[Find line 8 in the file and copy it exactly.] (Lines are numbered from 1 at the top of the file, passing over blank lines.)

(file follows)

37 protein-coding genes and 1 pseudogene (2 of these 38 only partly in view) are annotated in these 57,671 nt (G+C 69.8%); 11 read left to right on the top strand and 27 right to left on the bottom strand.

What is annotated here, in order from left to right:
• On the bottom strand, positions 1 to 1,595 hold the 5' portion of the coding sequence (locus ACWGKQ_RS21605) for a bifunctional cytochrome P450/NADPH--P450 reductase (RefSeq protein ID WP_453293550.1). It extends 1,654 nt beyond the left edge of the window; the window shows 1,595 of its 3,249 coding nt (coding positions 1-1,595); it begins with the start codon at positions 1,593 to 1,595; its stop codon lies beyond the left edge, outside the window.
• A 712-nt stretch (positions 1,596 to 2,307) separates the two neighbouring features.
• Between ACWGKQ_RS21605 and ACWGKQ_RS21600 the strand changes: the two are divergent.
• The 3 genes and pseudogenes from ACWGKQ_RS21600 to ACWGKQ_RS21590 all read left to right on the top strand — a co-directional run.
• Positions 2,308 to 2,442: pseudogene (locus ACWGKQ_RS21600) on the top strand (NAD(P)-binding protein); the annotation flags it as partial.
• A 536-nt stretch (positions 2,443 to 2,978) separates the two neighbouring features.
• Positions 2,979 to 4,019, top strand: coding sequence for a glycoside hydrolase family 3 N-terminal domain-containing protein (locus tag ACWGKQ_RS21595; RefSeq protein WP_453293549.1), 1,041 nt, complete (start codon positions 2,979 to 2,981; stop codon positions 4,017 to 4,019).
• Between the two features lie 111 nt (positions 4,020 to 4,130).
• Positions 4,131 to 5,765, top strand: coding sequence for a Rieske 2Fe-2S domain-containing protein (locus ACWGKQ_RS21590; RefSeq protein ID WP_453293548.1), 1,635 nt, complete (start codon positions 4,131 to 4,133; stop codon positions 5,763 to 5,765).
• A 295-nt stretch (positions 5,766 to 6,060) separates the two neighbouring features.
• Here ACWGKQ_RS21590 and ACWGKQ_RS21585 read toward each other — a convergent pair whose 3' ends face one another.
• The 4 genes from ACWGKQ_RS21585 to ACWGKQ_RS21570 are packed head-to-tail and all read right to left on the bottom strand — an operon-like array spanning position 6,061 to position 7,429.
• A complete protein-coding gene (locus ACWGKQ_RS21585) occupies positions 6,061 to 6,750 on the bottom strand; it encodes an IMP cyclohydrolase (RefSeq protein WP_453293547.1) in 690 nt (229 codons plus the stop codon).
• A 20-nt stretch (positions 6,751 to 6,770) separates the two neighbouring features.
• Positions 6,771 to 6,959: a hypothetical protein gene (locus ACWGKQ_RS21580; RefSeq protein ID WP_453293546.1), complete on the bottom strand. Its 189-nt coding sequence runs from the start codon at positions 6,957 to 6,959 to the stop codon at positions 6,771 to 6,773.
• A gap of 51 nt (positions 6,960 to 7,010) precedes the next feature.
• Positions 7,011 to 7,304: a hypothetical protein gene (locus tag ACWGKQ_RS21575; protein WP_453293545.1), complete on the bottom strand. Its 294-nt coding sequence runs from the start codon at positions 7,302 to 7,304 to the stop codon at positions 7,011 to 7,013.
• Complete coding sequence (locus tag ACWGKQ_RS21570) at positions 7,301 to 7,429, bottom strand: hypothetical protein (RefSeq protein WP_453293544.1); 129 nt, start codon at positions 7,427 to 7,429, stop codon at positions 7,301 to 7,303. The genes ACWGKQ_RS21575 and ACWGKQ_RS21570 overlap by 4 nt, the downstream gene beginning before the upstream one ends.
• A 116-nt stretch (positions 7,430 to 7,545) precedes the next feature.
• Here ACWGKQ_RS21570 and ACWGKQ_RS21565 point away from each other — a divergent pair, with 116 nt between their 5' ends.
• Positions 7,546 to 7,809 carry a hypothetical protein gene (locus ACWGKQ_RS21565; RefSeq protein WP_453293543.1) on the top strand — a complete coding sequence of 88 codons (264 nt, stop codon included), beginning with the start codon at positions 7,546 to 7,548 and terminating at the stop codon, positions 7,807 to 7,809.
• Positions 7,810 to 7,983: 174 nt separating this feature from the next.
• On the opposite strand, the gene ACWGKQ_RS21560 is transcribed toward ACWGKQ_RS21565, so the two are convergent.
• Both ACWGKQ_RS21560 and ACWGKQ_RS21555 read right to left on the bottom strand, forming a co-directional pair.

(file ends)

• A 536-nt stretch (positions 2,443 to 2,978) separates the two neighbouring features.